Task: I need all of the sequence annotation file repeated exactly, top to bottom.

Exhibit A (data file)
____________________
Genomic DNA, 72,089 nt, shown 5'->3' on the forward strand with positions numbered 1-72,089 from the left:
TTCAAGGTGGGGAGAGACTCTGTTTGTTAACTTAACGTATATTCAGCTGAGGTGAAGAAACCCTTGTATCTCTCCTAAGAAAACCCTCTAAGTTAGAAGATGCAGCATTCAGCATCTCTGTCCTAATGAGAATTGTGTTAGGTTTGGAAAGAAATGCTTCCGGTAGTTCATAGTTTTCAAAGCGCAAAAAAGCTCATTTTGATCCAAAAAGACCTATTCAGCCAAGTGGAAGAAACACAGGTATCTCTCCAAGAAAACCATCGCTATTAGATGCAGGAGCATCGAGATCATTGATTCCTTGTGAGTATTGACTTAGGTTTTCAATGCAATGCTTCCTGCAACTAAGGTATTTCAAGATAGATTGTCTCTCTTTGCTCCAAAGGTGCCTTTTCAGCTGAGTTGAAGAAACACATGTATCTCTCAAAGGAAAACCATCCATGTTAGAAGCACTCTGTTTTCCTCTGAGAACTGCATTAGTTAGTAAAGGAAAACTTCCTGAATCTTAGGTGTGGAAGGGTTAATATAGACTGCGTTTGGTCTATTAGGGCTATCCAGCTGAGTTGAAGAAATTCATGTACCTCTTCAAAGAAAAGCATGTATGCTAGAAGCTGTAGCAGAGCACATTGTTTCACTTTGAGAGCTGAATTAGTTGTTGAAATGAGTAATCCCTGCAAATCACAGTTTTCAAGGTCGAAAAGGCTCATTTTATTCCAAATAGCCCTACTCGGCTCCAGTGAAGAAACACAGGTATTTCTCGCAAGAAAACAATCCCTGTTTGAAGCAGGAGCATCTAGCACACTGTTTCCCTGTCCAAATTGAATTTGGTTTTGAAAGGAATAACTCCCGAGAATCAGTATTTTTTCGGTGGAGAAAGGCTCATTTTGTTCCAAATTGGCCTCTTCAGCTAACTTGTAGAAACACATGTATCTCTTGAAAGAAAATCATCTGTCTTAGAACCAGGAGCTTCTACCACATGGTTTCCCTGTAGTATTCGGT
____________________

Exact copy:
Genomic DNA, 72,089 nt, shown 5'->3' on the forward strand with positions numbered 1-72,089 from the left:
TTCAAGGTGGGGAGAGACTCTGTTTGTTAACTTAACGTATATTCAGCTGAGGTGAAGAAACCCTTGTATCTCTCCTAAGAAAACCCTCTAAGTTAGAAGATGCAGCATTCAGCATCTCTGTCCTAATGAGAATTGTGTTAGGTTTGGAAAGAAATGCTTCCGGTAGTTCATAGTTTTCAAAGCGCAAAAAAGCTCATTTTGATCCAAAAAGACCTATTCAGCCAAGTGGAAGAAACACAGGTATCTCTCCAAGAAAACCATCGCTATTAGATGCAGGAGCATCGAGATCATTGATTCCTTGTGAGTATTGACTTAGGTTTTCAATGCAATGCTTCCTGCAACTAAGGTATTTCAAGATAGATTGTCTCTCTTTGCTCCAAAGGTGCCTTTTCAGCTGAGTTGAAGAAACACATGTATCTCTCAAAGGAAAACCATCCATGTTAGAAGCACTCTGTTTTCCTCTGAGAACTGCATTAGTTAGTAAAGGAAAACTTCCTGAATCTTAGGTGTGGAAGGGTTAATATAGACTGCGTTTGGTCTATTAGGGCTATCCAGCTGAGTTGAAGAAATTCATGTACCTCTTCAAAGAAAAGCATGTATGCTAGAAGCTGTAGCAGAGCACATTGTTTCACTTTGAGAGCTGAATTAGTTGTTGAAATGAGTAATCCCTGCAAATCACAGTTTTCAAGGTCGAAAAGGCTCATTTTATTCCAAATAGCCCTACTCGGCTCCAGTGAAGAAACACAGGTATTTCTCGCAAGAAAACAATCCCTGTTTGAAGCAGGAGCATCTAGCACACTGTTTCCCTGTCCAAATTGAATTTGGTTTTGAAAGGAATAACTCCCGAGAATCAGTATTTTTTCGGTGGAGAAAGGCTCATTTTGTTCCAAATTGGCCTCTTCAGCTAACTTGTAGAAACACATGTATCTCTTGAAAGAAAATCATCTGTCTTAGAACCAGGAGCTTCTACCACATGGTTTCCCTGTAGTATTCGGT